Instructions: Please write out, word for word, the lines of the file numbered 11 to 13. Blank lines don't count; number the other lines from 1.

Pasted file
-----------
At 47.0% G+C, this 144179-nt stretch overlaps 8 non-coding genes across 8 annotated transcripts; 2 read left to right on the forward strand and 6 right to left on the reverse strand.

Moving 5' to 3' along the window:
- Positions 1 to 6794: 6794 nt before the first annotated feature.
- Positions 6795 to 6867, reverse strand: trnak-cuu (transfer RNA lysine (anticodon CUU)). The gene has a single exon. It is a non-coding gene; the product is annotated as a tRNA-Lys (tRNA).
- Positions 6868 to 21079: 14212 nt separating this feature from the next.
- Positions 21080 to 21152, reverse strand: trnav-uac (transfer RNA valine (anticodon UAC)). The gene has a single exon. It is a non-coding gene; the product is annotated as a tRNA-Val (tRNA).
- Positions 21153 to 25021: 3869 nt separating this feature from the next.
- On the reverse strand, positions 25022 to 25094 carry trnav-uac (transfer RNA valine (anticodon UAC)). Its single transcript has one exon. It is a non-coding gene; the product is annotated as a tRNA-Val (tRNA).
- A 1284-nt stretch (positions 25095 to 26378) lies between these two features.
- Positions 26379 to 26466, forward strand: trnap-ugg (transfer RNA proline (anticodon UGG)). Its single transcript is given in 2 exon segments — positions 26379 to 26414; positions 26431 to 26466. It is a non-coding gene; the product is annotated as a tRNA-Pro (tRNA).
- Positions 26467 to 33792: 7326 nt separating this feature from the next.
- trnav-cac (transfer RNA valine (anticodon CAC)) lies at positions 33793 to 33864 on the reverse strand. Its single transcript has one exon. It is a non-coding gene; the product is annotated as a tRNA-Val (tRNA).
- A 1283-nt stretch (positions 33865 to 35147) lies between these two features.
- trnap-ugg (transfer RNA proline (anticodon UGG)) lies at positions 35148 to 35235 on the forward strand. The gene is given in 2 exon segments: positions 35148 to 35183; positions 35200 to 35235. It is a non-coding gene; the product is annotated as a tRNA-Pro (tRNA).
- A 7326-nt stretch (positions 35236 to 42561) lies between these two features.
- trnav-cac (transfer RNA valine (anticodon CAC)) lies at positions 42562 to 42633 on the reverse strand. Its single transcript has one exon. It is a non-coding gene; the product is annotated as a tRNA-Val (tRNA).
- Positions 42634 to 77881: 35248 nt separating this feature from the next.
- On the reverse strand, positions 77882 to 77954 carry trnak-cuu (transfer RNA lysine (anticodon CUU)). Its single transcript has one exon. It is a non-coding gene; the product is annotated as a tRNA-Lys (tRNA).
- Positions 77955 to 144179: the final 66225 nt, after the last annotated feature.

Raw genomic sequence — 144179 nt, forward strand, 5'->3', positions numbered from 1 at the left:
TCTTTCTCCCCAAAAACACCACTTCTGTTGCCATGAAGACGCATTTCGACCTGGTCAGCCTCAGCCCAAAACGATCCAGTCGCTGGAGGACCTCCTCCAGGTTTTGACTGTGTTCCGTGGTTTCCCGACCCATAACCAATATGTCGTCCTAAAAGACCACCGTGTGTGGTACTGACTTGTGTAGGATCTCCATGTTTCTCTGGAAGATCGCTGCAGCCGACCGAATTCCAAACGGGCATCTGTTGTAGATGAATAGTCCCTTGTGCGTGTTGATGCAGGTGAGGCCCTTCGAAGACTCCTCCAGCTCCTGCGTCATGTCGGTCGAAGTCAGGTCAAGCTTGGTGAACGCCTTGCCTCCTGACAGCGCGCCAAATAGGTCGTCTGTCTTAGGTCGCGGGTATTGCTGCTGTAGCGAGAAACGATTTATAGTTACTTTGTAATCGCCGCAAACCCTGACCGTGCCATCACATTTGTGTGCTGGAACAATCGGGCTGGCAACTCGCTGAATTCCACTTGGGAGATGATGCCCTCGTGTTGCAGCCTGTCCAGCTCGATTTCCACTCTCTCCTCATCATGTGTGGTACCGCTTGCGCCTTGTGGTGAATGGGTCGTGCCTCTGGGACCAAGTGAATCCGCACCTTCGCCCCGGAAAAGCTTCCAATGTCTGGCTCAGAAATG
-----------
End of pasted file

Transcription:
- Positions 26467 to 33792: 7326 nt separating this feature from the next.
- trnav-cac (transfer RNA valine (anticodon CAC)) lies at positions 33793 to 33864 on the reverse strand. Its single transcript has one exon. It is a non-coding gene; the product is annotated as a tRNA-Val (tRNA).
- A 1283-nt stretch (positions 33865 to 35147) lies between these two features.